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When I was doing Media and Communications studies at the University of Helsinki years ago, I dreamed of becoming a journalist. I had a vision of a job that was grand - noble, even - as I considered journalists to be the watchdogs of society, and mass media was the fourth estate, writes Johanna Suhonen, Director of Content Sales at Kauppalehti.
The communications theory was still dominated by the idea formulated in the 1920s which considered the journalist as a gatekeeper who controlled what the public was told and what became the topic of debate. The journalist investigated and checked the facts and, above all, decided what was important and interesting enough to be published. In the end, I did not become a journalist.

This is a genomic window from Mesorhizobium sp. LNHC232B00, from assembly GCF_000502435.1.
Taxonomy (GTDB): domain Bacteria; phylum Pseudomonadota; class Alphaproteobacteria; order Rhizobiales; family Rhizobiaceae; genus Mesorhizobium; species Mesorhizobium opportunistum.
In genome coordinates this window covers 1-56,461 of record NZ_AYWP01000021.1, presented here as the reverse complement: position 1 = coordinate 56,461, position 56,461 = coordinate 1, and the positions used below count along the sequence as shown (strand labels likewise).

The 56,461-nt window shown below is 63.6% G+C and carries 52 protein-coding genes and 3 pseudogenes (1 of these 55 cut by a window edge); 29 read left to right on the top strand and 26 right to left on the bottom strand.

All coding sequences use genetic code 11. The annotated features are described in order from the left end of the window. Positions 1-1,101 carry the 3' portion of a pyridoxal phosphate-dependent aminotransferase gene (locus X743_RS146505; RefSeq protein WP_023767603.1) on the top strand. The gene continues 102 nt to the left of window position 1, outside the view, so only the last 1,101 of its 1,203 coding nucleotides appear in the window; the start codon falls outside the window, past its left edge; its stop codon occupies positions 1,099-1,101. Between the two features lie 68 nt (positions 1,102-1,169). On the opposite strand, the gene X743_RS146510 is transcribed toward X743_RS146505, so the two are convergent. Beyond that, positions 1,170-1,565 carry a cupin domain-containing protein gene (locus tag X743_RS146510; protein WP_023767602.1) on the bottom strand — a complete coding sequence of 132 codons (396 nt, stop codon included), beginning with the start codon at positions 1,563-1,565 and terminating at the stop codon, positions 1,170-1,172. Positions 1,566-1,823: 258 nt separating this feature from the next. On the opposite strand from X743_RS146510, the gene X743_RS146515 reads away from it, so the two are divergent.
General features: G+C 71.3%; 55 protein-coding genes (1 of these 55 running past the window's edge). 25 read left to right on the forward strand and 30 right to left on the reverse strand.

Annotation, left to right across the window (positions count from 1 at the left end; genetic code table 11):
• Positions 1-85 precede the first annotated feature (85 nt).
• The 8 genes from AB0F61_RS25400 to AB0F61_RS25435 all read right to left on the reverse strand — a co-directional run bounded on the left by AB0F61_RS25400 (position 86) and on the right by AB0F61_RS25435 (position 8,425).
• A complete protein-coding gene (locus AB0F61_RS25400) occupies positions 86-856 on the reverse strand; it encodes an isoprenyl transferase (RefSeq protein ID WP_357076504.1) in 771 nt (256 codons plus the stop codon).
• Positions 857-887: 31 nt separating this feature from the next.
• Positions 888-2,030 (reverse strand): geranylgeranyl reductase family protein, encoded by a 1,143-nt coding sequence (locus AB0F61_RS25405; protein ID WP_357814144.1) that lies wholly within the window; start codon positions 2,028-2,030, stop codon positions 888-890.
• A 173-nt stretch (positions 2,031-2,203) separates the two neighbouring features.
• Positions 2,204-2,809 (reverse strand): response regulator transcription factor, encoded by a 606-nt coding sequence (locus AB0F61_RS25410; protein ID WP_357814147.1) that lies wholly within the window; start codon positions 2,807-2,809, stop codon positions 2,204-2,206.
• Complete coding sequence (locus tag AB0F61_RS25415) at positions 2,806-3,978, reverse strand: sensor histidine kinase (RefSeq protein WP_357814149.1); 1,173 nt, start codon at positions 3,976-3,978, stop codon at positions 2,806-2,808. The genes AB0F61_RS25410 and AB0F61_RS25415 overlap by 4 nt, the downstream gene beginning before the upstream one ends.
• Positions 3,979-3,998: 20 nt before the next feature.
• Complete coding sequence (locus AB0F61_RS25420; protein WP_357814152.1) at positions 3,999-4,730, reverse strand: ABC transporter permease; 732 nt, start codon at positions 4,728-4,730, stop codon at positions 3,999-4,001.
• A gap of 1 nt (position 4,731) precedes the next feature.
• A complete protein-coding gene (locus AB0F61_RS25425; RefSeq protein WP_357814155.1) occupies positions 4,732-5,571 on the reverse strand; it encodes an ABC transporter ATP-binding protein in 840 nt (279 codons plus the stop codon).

I was in my first job when I realised how fascinating it is to try to influence the publicity behind the gate, using the means of marketing and various other methods of reputation management. I became a marketeer, a PR person, a trader.
However. Even if I had become a journalist, I'd still be a marketeer, a PR person and a trader. Publicity, which used to be a fenced and well-guarded area, is now a huge market bazaar open to absolutely everyone. Journalists are traders with their own stalls, inviting buyers to buy, readers to read.